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  • Despite massive support for solar energy bill LePage's veto stands as GOP abandons clean energy jobs in Maine

    GOP members fall in line behind governor, reject collaborative comprehensive policy

     By Ramona du Houx

    Forty-nine House Republicans sided with the governor April 29th and sustained his veto of a historic solar energy bill that would have created hundreds of new clean-energy jobs, increased installation tenfold and reduced electricity costs for all ratepayers.

    The vote was 93-50, short of the two-thirds needed to override the veto.  LD 1649, An Act To Modernize Maine’s Solar Power Policy and Encourage Economic Development, is now dead.

    “Too many Republicans fell in line behind the governor today. They turned their backs on Maine workers, Maine’s homegrown solar industry and new investment for Maine,” said Assistant House Majority Leader Sara Gideon, D-Freeport, who sponsored the legislation that created the stakeholder process that led to LD 1649. “An amazing collaborative effort created the opportunity to grow good-paying jobs of the future and modernize our economy. I thank the 12 Republicans who refused to throw that all away and chose good policy over partisan politics.”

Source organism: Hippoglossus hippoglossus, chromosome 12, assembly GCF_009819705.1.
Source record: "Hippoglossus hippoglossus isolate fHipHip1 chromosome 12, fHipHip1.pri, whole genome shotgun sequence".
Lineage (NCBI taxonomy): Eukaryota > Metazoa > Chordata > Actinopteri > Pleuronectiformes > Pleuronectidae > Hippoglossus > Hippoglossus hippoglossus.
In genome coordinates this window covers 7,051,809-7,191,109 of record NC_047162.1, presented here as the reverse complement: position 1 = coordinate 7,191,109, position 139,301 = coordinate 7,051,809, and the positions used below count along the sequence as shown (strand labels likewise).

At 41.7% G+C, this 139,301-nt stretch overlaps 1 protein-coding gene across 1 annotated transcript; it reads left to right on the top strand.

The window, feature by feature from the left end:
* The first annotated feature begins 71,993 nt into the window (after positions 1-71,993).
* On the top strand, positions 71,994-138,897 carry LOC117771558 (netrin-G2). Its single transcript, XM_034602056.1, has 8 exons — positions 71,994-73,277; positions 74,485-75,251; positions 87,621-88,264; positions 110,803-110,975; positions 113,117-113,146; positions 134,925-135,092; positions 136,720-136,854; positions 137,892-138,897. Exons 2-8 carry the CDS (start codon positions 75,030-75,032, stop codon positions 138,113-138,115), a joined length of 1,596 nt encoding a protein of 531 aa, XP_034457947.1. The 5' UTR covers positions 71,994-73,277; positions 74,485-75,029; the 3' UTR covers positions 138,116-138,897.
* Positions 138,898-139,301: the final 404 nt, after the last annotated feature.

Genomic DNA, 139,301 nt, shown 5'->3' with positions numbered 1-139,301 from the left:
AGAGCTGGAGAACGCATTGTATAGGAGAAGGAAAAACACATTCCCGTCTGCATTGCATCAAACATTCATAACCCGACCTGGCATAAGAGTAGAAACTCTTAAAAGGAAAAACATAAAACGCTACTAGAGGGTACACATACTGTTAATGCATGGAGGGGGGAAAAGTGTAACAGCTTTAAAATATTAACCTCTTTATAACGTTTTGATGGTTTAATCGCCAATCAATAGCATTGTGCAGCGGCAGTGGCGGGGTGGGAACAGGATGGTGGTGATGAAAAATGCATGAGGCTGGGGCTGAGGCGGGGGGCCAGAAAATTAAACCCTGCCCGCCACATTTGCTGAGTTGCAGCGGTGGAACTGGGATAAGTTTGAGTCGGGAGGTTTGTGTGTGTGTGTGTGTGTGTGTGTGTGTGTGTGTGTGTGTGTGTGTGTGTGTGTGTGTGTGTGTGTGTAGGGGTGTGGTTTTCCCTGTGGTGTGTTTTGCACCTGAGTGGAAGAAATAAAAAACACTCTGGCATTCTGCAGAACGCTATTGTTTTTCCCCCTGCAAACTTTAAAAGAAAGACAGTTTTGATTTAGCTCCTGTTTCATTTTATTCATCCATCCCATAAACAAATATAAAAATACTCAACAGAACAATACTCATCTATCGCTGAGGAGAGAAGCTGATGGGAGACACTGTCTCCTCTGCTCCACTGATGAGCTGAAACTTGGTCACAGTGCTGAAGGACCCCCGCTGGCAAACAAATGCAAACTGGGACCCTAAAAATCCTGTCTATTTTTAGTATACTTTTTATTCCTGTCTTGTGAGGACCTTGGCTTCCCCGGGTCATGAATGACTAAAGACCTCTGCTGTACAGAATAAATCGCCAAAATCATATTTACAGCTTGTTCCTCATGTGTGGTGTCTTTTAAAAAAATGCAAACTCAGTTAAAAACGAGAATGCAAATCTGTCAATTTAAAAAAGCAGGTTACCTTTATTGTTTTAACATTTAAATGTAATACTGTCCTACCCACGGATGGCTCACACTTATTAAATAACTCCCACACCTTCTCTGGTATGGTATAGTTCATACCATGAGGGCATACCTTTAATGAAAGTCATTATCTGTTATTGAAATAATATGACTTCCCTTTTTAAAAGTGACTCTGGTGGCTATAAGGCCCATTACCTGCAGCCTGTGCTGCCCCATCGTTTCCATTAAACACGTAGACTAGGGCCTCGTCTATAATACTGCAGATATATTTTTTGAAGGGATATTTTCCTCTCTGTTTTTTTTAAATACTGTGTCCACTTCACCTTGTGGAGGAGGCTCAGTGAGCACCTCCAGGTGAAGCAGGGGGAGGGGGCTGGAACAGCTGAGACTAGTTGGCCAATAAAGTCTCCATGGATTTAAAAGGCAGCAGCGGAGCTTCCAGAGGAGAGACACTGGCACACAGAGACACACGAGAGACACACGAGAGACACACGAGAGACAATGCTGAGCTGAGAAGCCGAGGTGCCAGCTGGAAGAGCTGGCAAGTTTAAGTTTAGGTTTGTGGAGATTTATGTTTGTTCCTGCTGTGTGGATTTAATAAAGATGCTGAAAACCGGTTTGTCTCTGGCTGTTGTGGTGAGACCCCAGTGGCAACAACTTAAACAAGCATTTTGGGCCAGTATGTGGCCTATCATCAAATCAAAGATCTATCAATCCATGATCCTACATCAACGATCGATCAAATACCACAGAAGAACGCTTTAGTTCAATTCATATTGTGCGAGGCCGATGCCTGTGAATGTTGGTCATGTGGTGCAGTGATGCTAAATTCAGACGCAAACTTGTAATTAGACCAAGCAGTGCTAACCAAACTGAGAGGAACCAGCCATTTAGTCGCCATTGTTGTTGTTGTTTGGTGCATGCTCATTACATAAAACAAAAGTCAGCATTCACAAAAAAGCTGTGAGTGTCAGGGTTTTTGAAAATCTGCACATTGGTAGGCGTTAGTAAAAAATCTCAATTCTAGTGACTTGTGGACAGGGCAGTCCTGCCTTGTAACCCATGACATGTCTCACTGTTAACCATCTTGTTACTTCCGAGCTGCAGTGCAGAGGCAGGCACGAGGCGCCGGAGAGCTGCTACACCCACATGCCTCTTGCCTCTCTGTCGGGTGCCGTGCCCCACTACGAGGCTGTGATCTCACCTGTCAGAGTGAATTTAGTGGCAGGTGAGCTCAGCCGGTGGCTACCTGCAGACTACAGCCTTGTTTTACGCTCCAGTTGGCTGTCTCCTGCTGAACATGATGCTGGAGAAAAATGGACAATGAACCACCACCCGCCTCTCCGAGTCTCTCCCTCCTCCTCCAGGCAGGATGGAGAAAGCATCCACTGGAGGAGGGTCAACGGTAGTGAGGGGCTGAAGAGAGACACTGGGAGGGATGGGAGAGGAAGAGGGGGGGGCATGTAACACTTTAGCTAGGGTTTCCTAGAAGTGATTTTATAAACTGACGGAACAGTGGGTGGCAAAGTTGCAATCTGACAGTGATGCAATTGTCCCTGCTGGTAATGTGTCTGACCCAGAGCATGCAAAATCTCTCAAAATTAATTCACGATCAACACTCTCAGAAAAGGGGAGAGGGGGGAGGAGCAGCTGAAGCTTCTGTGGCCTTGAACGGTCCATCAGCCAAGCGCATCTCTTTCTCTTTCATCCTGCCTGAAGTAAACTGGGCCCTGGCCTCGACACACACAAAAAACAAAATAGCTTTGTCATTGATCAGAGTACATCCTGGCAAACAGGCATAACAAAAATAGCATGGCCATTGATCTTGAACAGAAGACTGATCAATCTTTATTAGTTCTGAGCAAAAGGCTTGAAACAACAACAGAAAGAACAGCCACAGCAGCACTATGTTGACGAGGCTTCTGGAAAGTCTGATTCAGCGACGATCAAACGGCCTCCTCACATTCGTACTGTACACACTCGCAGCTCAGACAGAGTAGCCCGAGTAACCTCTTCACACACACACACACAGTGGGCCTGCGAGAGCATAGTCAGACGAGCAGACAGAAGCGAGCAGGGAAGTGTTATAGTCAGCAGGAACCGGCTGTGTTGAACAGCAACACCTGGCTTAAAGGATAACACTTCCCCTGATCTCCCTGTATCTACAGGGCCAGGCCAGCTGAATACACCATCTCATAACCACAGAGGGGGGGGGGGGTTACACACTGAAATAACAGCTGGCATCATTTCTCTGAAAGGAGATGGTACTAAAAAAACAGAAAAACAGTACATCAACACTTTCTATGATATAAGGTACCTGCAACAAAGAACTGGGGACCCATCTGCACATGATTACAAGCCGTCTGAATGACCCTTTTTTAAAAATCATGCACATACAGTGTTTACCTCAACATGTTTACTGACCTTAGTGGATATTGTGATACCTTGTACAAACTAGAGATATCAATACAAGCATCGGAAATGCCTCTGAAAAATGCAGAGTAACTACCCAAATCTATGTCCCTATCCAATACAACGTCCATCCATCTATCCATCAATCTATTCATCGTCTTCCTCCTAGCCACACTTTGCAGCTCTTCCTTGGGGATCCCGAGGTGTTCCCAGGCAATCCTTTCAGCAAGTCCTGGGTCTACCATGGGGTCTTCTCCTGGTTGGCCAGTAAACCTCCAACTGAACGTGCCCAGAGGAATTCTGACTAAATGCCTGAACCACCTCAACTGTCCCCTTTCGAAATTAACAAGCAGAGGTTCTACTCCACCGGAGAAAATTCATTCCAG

LD 1649 would have created 650 new jobs by growing new solar markets, protected 300 existing jobs, increased installation tenfold (from the current 18 megawatts to 196 megawatts) and created between $58 million and $110 million in ratepayer savings. It would have created a comprehensive solar policy for Maine, the only New England state without one. Maine is in last place in the region in solar development and job creation.

    “It’s outrageous that 49 Republicans voted to deny Maine job growth, economic development opportunity and lower electricity bills for the families and businesses in their districts,” said Rep. Mark Dion, D-Portland, House chair of the Energy, Utilities and Technology Committee. “This bill was crafted by stakeholders from diverse perspectives and improved through bipartisan legislative cooperation. We needed this jump start for our stagnant economy.”

    “This is an extremely disappointing moment for solar power in Maine.” said Dylan Voorhees, Clean Energy Director for the Natural Resources Council of Maine. “It took years of hard work to hash out this broadly-supported solar policy that works for Maine. I’m so proud that Maine people, businesses, towns, and others stood up together to call for Maine to get out of last place on solar and reap the jobs, lower cost electricity, and pollution reductions it brings. Unfortunately the Governor and his allies worked aggressively to thwart the bill at all costs.” 

    The state currently has roughly 300 solar jobs.

    Key features of the bill included: